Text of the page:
|"John S. Sargent" by Henry James
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Harper's Magazine, Ocober,1887 (pp. 683-691)
JOHN S. SARGENT. 691work had not the good fortune to please the impression of many of the people who the public at large, and I even believe excited a kind of unreasoned scandal—an idea sufficiently amusing in the light of some of the manifestations of the plastic effort to which, each year, the Salon stands sponsor. The picture will always remain interesting to those who follow the artist’s career and note its different stages, even though they may not clearly see the light by which some portions of it are painted. It is a work to take or to leave, as the phrase is, and one in regard to which the question of liking or disliking comes to be settled. It is full of audacity of experiment and science of execution; it has singular beauty of line, and certainly in the body and arms we feel the pulse of life as strongly as the brush can give it.
Two of Mr. Sargent’s recent productions have been portraits of American ladies whom it must have been a delight to paint; I allude to those of Lady Playfair and Mrs. Henry White, both of which were seen in the Royal Academy of 1885, and the former subsequently in Boston, where it abides. These things possess, largely, the quality which makes Mr. Sargent so happy as a painter of women—a quality which can best be expressed by a reference to what it is not, to the curiously literal, prosaic, Philistine treatment to which, in the commonplace work that looks down at us from the walls of almost all exhibitions, delicate feminine elements have evidently so often been sacrificed. Mr. Sargent handles these elements with a special feeling for them, and they borrow something of nobleness from his brush. This nobleness is not absent from the two portraits I just mentioned, that of Lady Playfair and that of Mrs. White; it looks out at us from the erect head and frank animation of the one, and the silvery sheen and shimmer of white satin and white lace which form the setting of the slim tallness of the other. In the Royal Academy of 1886 Mr. Sargent was represented by three important canvases, all of which reminded the spectator of how much the brilliant effect he produces in an English exhibition arises from a certain appearance that he has of looking down from a height—a height of cleverness, a kind of giddiness of facility —at the artistic problems of the given case. Sometimes there is even a slight impertinence in it; that, doubtless, was the impression of the people who passed, staring, with an ejaculation, before the triumphant group of the three Misses V. These young ladies, seated in a row, with a room much foreshortened for a background, and treated with extraordinary freedom and vigor, excited in London a chorus of murmurs not dissimilar to that which it had been the fortune of the portrait exhibited in 1884 to elicit in Paris [Madame X], and had the further privilege of drawing forth some prodigies of purblind criticism. Works of this character are a genuine service; after the short-lived gibes of the profane have subsided, they are found to have cleared the air. They remind people that the faculty of taking a fresh, direct, independent, unborrowed impression is not altogether lost.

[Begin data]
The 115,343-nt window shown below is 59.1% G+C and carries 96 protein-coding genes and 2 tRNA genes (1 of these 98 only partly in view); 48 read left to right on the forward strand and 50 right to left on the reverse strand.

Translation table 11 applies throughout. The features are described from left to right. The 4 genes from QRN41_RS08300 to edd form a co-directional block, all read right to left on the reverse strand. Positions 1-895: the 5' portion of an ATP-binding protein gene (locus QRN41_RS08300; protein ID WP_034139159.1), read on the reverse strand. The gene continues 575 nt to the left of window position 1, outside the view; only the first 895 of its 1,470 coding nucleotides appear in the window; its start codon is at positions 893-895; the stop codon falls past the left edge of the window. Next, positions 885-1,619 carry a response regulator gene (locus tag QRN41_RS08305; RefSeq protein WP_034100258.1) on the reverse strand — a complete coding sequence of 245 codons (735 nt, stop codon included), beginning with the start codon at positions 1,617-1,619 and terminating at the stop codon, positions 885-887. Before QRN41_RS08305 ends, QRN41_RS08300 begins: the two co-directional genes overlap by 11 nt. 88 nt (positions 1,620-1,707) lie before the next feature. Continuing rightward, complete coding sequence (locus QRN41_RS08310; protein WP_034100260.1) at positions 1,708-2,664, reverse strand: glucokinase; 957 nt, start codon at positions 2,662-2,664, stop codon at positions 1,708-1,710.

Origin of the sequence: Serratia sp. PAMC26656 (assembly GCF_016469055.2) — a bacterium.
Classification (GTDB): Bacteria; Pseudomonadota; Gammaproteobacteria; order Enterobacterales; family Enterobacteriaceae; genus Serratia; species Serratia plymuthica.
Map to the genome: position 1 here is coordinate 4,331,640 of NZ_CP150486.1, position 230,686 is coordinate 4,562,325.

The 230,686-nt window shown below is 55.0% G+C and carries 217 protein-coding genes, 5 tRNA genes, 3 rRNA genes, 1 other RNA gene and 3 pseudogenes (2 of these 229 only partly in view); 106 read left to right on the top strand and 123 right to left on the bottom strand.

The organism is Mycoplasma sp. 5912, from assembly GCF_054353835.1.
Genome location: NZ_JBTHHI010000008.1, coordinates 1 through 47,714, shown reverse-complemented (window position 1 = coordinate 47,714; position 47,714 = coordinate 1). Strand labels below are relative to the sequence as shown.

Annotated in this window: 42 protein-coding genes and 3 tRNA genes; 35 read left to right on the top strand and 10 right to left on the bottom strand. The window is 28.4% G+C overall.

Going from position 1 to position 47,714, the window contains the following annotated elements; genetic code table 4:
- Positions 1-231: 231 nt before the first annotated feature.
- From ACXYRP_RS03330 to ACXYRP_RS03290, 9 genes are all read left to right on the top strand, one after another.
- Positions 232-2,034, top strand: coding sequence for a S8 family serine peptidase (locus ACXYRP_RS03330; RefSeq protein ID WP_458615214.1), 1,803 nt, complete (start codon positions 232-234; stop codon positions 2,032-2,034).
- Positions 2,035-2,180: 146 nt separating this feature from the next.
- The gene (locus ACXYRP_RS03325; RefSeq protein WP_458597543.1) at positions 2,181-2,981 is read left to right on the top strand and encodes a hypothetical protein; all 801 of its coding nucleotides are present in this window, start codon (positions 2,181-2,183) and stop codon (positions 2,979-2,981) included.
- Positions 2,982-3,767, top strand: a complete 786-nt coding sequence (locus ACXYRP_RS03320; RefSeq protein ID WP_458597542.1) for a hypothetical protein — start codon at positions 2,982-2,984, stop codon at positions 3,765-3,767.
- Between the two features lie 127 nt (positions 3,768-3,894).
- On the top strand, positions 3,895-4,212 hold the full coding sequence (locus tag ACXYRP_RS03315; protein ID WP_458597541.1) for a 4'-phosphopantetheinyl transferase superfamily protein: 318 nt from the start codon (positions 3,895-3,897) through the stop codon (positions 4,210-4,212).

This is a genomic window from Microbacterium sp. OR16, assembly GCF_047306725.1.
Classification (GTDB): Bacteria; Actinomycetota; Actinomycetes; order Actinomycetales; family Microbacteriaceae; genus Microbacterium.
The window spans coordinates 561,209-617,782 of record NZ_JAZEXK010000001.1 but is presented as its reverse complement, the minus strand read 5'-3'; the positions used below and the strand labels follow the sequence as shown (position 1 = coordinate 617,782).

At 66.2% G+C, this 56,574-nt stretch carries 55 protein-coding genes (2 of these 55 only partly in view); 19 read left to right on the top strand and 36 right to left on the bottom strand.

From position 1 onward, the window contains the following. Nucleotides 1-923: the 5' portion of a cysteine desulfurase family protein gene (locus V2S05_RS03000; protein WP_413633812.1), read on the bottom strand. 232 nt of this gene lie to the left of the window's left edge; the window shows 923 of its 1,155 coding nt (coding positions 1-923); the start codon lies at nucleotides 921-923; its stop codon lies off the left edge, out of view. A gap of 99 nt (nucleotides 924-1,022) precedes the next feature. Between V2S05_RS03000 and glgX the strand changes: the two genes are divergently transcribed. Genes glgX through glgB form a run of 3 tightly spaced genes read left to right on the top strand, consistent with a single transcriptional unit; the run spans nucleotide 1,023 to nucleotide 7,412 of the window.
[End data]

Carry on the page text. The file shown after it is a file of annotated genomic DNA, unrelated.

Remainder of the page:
In this very rapid review I have accompanied Mr. Sargent to a very recent date. If I have said that observers encumbered with a nervous temperament may at any moment have been anxious about his future, I have it on my conscience to add that the day has not yet come for a complete extinction of this anxiety. Mr. Sargent is so young, in spite of the place allotted to him in these pages, so often a record of long careers and uncontested triumphs, that, in spite also of the admirable works he has already produced, his future is the most valuable thing he has to show. We may still ask ourselves what he will do With it, while we indulge the hope that he will see fit to give successors to the two pictures which I have spoken of emphatically as his best. There is no greater work of art than a great portrait—a truth to be constantly taken to heart by a painter holding in his hands the weapon that Mr. Sargent wields. The gift that he possesses he possesses completely—the immediate perception of the end and of means. Putting aside the question of the subject (and to a great portrait a common sitter will doubtless not always conduce), the highest result is achieved when to this element of quick perception a certain faculty of lingering reflection is added. I use this name for want of a better, and I mean the quality in the light of which the artist sees deep into his subject, undergoes it, absorbs it, discovers in it new things that were not on the surface, becomes patient with it, and almost reverent, and, in short, elevates and humanizes the technical problem.
VOL. LXXV.—No. 449—48
The Misses Vickers
By: Natasha Wallace
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